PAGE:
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Foundation Cracks

DEAR TIM: The foundation of my 28-year-old home has suddenly shifted resulting in a large crack. Up until this time, the foundation was perfect. We have obtained three bids to repair the damage. The price range is somewhat close but each suggested different repair methods. What is the best way to repair a cracked foundation? What can be done to minimize foundation cracks? Pam Martin, Bozeman, MT

DEAR PAM: Fixing foundation cracks is an enormous business. There are many different and specialized solutions for the different types of foundation cracks and problems. Unfortunately, there is no one-size-fits-all solution with respect to this subject. Choosing a repair method that will almost always work often requires the advice of an independent third party. Instead of making three phone calls to contractors, I would have first called a structural engineer that specializes in residential problems.

foundation crack

A seasoned engineer's advice is necessary for several reasons. The actual cause of the foundation failure needs to be identified correctly so that the proper solution is employed. A salesperson from a repair company may just want to sell his product or service even though it may not be the best repair method. Perhaps more importantly, structural repairs that are not engineered properly can actually create stress points on the foundation. These new stress points can sometimes cause secondary structural problems within the foundation at a later date.

Introducing an engineer into the mix creates an additional advantage. Typically, they will develop a one or two page report that contains a drawing or plan. The contractor that is eventually hired must follow this plan to insure that the foundation is repaired properly. In many states, engineers must pass a rigid professional certification test. This testing process helps to insure that the advice they offer is accurate and will work. You do not always get this same assurance from a repair company salesperson or contractor.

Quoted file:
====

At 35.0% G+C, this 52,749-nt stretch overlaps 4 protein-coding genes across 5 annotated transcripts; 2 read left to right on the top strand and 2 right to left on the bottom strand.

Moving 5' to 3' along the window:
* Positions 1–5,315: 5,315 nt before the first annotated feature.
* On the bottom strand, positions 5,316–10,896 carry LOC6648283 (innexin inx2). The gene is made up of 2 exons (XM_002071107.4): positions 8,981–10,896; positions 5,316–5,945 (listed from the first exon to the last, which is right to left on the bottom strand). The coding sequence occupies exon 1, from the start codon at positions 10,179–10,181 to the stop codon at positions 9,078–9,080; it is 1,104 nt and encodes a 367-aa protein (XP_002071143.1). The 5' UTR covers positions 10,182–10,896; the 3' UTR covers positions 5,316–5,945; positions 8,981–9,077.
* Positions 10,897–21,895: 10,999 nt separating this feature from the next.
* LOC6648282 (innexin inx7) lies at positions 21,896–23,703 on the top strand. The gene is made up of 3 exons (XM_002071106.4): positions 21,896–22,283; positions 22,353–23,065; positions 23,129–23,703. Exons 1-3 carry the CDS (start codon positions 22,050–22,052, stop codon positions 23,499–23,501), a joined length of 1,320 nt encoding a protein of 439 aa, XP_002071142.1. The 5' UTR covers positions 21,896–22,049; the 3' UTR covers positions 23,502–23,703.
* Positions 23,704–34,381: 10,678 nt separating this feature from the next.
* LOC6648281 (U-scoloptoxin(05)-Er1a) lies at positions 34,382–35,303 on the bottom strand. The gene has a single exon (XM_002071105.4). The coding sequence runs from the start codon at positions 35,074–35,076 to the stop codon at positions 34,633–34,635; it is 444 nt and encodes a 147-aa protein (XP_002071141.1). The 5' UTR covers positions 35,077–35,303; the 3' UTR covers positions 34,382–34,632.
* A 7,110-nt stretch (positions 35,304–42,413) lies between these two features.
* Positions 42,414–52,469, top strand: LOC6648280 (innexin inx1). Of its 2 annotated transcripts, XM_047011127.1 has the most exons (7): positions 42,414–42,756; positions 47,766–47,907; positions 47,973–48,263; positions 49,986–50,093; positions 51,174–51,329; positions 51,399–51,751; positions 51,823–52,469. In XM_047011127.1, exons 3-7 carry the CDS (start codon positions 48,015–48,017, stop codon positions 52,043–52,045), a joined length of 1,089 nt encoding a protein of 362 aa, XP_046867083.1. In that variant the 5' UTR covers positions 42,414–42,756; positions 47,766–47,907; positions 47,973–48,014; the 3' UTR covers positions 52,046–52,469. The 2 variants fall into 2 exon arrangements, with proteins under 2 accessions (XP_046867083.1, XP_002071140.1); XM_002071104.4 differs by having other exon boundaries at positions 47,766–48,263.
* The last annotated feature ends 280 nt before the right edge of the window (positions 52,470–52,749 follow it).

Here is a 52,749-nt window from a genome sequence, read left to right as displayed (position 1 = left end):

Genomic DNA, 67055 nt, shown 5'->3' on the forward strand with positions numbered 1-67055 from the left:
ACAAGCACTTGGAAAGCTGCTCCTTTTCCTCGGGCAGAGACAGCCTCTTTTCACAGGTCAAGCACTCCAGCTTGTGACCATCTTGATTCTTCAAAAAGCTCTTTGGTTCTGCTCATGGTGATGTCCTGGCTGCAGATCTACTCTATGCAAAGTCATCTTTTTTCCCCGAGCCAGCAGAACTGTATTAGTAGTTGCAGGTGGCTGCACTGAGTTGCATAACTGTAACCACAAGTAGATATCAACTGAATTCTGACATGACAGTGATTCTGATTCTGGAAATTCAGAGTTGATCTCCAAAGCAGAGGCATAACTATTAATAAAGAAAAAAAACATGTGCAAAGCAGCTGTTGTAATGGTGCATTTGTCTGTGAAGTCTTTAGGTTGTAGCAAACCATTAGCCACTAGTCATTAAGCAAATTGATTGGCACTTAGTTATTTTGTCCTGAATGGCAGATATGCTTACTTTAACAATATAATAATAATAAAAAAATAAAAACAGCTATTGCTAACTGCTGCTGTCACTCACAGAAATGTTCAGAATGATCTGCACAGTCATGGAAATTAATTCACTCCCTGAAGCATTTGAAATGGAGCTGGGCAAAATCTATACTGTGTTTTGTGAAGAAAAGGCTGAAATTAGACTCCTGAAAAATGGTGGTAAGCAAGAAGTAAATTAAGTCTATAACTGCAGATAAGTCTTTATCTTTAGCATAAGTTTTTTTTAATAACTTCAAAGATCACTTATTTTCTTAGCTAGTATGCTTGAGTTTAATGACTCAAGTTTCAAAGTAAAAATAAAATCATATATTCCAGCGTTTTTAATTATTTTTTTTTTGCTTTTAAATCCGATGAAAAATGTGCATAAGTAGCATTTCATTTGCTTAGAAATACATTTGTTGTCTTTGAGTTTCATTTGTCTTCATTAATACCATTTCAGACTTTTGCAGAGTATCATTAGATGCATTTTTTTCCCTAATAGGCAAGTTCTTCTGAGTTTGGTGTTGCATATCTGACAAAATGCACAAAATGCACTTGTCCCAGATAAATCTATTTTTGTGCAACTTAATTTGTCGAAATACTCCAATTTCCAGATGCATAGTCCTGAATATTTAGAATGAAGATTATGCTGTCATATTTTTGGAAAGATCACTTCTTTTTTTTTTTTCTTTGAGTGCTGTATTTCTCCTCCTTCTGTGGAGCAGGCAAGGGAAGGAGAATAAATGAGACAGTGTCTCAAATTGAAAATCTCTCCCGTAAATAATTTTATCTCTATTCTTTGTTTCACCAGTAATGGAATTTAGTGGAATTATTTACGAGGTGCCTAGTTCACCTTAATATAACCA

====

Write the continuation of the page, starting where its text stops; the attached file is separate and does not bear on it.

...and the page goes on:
Be sure to ask the structural engineer about soil problems. The fact that your crack just happened after 28 years of stability is very suspicious. Many parts of the nation experience moderate to severe droughts from time to time. The loss of water from the soil can cause it to shrink in volume. If the soil shrinkage does not happen at the same rate under the entire foundation, one corner or section may fall farther or quicker than other parts. This creates tension within the foundation. The tension force typically expresses itself as the actual crack.

Depending upon the soil makeup at your house, part of the foundation fix may require that water be injected deep into the soil at different places around the foundation. This added water can often cause the soil to lift the house back up to where it was originally. Foundation cracks can close up significantly just with the addition of this water.

Water can be added in any number of ways. I have found that a powered fence post auger is a wonderful tool that allows you to drill a six-inch diameter hole 4 or 5 feet into the ground. Space these holes about six feet apart around your foundation. The hole can be filled with rounded gravel too within one inch of the surface. Regular rainwater or water provided by a sprinkler or soaker hose finds the gravel quickly. This water flows readily through the gravel and drops deep into the soil that lies near the bottom of the foundation. Once the soil soaks up the water, it often swells back up. To stop this back and forth motion of the soil, try to keep it slightly moist all of the time. By doing this, you can keep the foundation in a constant state of dynamic equilibrium.

If the engineer is in agreement that your soil may be one that does shrink and swell in response to moisture changes, you may want to pursue this water injection method for several months before you begin to employ any other fix to the foundation.

Many foundation problems can be avoided with the addition of extra steel to the concrete footers and actual foundation. The building code requirements for structural steel are minimum requirements. You can increase the size of steel and the number of pieces of steel for very little extra cost in most cases. Once again, a small consulting fee paid to a residential structural engineer during the planning phase can pay huge dividends down the road. Imagine spending less than a thousand dollars up front for a simple consult and extra steel instead of paying many thousands of dollars to repair a weak foundation at a later date.

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